Star Trek: Discovery 1.14 – “The War Without, The War Within”

In which there are many women, and everyone is making bad decisions for what they hope are the right reasons. Also known as MY JAM.

People who are Not Okay And Need Extensive Therapy And Maybe Some Kind Of Holiday, Honestly, Let’s Just Parachute Deanna Back A Century To Take Care Of It All

  • Ash Tyler
  • Kat Cornwell
  • Paul Stamets
  • Probably Sarek

People who are Not Okay But They’re Working On It And Will Get There

  • Michael Burnham
  • Saru
  • Sylvia Tilly

People who transcend mere concepts of “okayness”

  • Philippa Georgiou

On being a saint in paradise

One of the moments which solidified Deep Space 9’s place as the morally complicated one was in season 2, when Sisko, speaking of Federation colonists resorting to violence after being displaced from their homes by an unfair treaty, delivers this speech:

“On Earth, there is no poverty, no crime, no war. You look out the window of Starfleet Headquarters and you see paradise. Well, it’s easy to be a saint in paradise, but the Maquis do not live in paradise. Out there in the Demilitarized Zone, all the problems haven’t been solved yet. Out there, there are no saints — just people. Angry, scared, determined people who are going to do whatever it takes to survive, whether it meets with Federation approval or not!”

A recurring theme in Discovery, particularly around the mirror universe arc, has been that everyone has the capacity for selfishness, cruelty and evil inside them. Discovery‘s mirrorverse had the ridiculous costumes and torture phone booths, but what truly scares Michael and Tilly is how easy it is to adopt their counterparts’ personae, and how little separates them from becoming those people.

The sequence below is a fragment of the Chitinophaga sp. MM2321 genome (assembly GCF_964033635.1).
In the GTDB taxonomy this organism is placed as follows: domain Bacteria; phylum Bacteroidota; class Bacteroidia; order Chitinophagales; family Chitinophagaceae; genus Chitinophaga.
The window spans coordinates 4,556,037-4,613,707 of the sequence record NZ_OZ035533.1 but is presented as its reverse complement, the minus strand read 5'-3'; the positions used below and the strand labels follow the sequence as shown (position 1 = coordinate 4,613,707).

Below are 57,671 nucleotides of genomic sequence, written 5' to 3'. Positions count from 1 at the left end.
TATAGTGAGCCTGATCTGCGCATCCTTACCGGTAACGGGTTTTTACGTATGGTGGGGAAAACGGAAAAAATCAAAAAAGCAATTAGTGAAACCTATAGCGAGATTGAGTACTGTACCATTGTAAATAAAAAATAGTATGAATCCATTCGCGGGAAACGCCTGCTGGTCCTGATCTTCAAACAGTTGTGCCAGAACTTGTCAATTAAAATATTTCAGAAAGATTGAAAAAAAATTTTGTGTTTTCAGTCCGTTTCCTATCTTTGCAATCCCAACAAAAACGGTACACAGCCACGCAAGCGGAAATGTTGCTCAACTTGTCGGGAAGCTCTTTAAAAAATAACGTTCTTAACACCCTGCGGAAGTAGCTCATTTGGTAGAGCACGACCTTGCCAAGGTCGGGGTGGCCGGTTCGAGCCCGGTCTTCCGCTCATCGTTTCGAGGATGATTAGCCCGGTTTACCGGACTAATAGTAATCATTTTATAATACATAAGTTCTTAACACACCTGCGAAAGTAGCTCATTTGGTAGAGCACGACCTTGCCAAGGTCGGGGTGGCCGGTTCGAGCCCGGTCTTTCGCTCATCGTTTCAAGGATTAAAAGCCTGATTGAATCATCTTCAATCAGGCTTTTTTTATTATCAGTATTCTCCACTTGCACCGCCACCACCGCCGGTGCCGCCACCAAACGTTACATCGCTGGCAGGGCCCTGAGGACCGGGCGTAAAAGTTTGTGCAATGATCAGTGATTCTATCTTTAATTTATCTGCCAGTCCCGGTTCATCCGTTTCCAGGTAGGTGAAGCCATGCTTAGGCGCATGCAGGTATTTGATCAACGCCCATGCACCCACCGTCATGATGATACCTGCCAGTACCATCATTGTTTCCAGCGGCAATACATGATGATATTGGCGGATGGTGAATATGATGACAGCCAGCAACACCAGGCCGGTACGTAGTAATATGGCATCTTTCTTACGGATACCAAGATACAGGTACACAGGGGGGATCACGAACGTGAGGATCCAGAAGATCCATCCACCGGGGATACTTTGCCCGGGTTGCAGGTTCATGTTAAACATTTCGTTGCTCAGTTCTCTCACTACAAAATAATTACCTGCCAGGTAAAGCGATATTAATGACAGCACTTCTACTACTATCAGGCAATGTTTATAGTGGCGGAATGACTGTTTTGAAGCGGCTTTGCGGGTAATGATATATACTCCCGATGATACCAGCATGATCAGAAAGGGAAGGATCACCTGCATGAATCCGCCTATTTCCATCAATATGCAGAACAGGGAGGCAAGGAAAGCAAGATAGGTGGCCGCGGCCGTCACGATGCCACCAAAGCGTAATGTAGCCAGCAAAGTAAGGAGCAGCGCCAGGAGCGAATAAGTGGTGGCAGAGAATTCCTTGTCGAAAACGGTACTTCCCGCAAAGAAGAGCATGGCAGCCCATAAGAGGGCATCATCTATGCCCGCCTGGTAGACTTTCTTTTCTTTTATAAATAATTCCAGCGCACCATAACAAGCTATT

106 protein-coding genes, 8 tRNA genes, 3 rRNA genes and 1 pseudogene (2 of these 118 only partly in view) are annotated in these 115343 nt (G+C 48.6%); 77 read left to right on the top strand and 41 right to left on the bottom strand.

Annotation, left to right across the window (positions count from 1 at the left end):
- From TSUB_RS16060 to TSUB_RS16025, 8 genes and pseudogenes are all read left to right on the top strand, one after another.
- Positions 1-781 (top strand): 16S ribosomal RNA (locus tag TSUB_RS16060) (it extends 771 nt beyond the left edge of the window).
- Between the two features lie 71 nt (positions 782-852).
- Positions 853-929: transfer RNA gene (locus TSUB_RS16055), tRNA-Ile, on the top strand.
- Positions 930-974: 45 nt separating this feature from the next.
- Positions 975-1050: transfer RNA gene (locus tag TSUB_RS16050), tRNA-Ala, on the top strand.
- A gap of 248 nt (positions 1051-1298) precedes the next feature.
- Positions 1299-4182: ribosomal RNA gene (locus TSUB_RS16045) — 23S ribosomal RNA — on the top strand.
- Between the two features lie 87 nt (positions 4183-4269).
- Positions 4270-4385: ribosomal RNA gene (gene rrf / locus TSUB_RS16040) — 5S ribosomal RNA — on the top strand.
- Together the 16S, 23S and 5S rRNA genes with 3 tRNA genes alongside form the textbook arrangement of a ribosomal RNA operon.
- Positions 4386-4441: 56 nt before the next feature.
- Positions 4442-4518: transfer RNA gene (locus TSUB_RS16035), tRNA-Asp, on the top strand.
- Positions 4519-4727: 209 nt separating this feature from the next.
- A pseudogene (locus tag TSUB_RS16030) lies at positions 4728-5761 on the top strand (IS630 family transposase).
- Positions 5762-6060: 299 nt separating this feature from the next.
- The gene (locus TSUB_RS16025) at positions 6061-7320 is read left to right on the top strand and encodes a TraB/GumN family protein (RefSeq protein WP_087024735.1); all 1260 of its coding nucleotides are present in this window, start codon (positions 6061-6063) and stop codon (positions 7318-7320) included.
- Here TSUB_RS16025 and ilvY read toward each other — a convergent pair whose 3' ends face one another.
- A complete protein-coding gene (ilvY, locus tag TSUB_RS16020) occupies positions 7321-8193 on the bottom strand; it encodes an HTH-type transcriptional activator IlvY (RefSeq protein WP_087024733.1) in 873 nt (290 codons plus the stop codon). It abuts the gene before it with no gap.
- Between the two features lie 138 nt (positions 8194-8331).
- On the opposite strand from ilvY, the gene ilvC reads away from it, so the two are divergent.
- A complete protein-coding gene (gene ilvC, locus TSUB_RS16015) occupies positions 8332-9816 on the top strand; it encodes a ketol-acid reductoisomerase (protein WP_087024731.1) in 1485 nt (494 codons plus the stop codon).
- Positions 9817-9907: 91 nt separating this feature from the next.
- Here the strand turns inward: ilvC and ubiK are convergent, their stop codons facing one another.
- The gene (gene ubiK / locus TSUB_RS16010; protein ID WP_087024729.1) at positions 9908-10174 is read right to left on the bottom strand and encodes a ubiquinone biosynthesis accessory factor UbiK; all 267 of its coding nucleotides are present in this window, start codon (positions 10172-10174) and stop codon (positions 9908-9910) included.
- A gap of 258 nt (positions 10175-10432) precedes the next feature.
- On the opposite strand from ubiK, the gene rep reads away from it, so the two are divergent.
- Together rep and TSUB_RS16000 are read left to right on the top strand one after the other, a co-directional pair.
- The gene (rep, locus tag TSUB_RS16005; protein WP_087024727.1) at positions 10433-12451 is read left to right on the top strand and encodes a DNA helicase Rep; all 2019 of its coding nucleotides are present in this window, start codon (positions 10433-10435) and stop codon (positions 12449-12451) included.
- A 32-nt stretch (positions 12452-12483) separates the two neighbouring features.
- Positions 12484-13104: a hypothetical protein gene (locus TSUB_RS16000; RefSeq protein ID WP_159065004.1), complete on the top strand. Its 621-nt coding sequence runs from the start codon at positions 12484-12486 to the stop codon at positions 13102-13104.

This is in contrast to TOS, where Spock remarks that the mirror universe officers were so very different from “his” crewmates that they couldn’t possibly go undetected on our side:

“It was far easier for you as civilised men to behave like barbarians, than it was for them as barbarians to behave like civilised men.”

Spock certainly has a point — as I think we’re going to see next week — but clearly it’s not as black and white as he thought. Not only did Lorca pass himself off as his prime counterpart for over a year (in fairness, he’s a much more subtle person than Kirk, even when he’s paraphrasing Trump), but Michael and her crewmates have arrived home at a point where the Federation, as represented by Sarek and Kat, is desperate enough to resort to Terran strategies.

This week in Extremely Bad Choices Theatre

Michael realised as soon as the dust and transporter sparkles cleared that saving Georgiou had been a mistake. Now she’s living with the consequences, but the upside is, this week she was surrounded by people making even worse decisions, which I’m going to list in approximate order of terribleness:

A good choice: Saru not pressuring Michael to see Ash. Well done, buddy, well done.

A reasonable choice: Tilly metaphorically embracing Ash. Makes perfect sense for her personality and characterisation. She tried to exclude Michael and apologised within 24 hours. Tilly doesn’t do exclusion. (I suspect she’s more prone to Geek Social Fallacies.)

Another reasonable choice: Michael consulting with Georgiou about the war. It’s just common sense.

A less reasonable choice: Okay, so Georgiou (who hasn’t actually committed any crimes in this universe) is confined to quarters, but Ash can walk around in public, running into the partner of the man he murdered? And also we’re still not 100% sure if he’s human or Klingon? Saru kind of lost me here. He’s driven by compassion and a sense of fairness, yes, but for Ash, not Paul or Michael.

It’s fine, though, he’s been thrust into a command role for which he wasn’t yet ready, and overall he’s done very well — but he’s still unseasoned. (Which is not an invitation to rub him down with garlic and ginger and wrap him up in a nice marinade, Philippa.)